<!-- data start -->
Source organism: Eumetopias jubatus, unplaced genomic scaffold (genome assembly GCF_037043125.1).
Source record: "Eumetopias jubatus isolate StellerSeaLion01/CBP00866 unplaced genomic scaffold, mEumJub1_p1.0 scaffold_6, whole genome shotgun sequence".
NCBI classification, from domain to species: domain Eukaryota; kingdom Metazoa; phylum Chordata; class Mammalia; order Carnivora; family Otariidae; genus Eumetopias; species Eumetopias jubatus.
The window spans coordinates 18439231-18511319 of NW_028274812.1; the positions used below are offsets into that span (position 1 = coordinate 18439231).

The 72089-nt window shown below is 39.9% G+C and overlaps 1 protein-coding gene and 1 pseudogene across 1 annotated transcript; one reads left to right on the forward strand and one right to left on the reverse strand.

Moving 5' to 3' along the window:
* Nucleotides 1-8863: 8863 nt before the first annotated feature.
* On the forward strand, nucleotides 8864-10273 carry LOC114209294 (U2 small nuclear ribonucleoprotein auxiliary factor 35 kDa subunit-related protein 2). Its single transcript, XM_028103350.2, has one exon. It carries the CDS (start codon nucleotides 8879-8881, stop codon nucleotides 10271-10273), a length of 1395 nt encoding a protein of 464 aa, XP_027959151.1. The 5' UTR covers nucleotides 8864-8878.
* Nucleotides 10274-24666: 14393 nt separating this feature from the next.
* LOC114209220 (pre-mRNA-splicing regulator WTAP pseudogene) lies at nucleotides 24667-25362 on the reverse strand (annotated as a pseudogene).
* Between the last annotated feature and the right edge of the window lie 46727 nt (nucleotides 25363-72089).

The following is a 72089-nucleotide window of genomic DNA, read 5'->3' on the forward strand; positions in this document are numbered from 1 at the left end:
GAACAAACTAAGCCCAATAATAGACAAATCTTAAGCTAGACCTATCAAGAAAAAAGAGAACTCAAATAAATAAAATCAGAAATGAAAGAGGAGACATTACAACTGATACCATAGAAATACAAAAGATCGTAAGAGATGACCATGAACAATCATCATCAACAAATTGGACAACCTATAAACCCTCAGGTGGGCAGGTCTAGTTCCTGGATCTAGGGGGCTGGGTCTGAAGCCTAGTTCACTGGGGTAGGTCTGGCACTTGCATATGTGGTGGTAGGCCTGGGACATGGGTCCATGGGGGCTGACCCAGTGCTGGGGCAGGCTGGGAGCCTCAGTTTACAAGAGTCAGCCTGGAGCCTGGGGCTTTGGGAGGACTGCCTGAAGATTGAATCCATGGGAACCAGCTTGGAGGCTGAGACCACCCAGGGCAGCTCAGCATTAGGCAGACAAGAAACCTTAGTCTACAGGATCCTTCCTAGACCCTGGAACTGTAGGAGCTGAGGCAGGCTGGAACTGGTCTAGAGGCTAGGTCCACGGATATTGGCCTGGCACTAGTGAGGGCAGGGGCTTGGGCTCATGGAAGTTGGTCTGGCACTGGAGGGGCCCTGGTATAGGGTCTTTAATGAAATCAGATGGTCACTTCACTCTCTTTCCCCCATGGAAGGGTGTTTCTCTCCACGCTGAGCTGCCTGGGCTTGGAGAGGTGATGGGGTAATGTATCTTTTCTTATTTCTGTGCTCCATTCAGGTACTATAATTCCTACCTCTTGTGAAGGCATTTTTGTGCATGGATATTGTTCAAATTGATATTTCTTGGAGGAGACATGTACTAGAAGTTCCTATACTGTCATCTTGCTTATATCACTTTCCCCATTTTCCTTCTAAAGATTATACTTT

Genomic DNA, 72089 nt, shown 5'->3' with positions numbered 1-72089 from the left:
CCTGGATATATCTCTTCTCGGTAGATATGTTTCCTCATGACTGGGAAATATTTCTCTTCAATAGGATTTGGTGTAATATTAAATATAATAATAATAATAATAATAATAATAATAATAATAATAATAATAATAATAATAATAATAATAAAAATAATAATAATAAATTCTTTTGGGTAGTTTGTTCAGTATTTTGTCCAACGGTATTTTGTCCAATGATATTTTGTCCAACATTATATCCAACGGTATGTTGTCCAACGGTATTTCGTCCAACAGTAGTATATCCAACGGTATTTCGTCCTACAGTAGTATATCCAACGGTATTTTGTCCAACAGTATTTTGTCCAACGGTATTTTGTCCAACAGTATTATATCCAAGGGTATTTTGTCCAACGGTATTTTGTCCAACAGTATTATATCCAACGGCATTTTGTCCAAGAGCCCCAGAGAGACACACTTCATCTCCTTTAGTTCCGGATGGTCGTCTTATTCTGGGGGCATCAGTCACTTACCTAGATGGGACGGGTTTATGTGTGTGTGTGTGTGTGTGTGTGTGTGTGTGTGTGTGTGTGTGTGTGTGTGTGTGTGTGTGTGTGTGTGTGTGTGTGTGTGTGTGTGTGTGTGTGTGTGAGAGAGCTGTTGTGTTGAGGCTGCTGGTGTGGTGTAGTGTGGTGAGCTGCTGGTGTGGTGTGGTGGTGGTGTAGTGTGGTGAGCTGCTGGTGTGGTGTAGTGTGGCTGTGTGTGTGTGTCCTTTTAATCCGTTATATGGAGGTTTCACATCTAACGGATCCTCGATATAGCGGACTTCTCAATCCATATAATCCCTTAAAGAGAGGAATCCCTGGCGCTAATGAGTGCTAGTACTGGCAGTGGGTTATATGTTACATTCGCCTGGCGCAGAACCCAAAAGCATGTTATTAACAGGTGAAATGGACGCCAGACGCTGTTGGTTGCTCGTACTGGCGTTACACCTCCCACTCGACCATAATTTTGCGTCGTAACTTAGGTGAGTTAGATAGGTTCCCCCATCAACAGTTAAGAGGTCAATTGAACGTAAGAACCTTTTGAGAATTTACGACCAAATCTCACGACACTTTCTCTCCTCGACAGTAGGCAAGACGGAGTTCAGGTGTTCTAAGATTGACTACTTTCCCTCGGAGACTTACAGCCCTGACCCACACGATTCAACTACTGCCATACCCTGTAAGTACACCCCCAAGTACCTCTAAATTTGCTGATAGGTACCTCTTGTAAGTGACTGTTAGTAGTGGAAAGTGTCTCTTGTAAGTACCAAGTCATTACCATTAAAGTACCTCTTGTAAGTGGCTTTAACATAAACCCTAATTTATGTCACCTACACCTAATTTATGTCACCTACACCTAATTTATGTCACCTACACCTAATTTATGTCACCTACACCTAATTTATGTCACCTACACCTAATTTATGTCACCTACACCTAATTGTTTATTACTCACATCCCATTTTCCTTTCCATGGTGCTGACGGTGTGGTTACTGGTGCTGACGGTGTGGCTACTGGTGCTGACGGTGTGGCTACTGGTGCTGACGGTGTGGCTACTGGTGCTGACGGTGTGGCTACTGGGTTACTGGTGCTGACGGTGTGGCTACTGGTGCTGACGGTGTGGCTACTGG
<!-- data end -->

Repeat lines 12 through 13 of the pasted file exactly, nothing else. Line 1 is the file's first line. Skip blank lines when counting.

The following is a 72089-nucleotide window of genomic DNA, read 5'->3' on the forward strand; positions in this document are numbered from 1 at the left end:
GAACAAACTAAGCCCAATAATAGACAAATCTTAAGCTAGACCTATCAAGAAAAAAGAGAACTCAAATAAATAAAATCAGAAATGAAAGAGGAGACATTACAACTGATACCATAGAAATACAAAAGATCGTAAGAGATGACCATGAACAATCATCATCAACAAATTGGACAACCTATAAACCCTCAGGTGGGCAGGTCTAGTTCCTGGATCTAGGGGGCTGGGTCTGAAGCCTAGTTCACTGGGGTAGGTCTGGCACTTGCATATGTGGTGGTAGGCCTGGGACATGGGTCCATGGGGGCTGACCCAGTGCTGGGGCAGGCTGGGAGCCTCAGTTTACAAGAGTCAGCCTGGAGCCTGGGGCTTTGGGAGGACTGCCTGAAGATTGAATCCATGGGAACCAGCTTGGAGGCTGAGACCACCCAGGGCAGCTCAGCATTAGGCAGACAAGAAACCTTAGTCTACAGGATCCTTCCTAGACCCTGGAACTGTAGGAGCTGAGGCAGGCTGGAACTGGTCTAGAGGCTAGGTCCACGGATATTGGCCTGGCACTAGTGAGGGCAGGGGCTTGGGCTCATGGAAGTTGGTCTGGCACTGGAGGGGCCCTGGTATAGGGTCTTTAATGAAATCAGATGGTCACTTCACTCTCTTTCCCCCATGGAAGGGTGTTTCTCTCCACGCTGAGCTGCCTGGGCTTGGAGAGGTGATGGGGTAATGTATCTTTTCTTATTTCTGTGCTCCATTCAGGTACTATAATTCCTACCTCTTGTGAAGGCATTTTTGTGCATGGATATTGTTCAAATTGATATTTCTTGGAGGAGACATGTACTAGAAGTTCCTATACTGTCATCTTGCTTATATCACTTTCCCCATTTTCCTTCTAAAGATTATACTTT